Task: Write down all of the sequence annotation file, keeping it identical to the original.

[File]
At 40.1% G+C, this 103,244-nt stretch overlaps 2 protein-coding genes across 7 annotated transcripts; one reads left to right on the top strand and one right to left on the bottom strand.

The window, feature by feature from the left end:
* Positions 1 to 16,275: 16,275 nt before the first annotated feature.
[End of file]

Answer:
At 40.1% G+C, this 103,244-nt stretch overlaps 2 protein-coding genes across 7 annotated transcripts; one reads left to right on the top strand and one right to left on the bottom strand.

The window, feature by feature from the left end:
* Positions 1 to 16,275: 16,275 nt before the first annotated feature.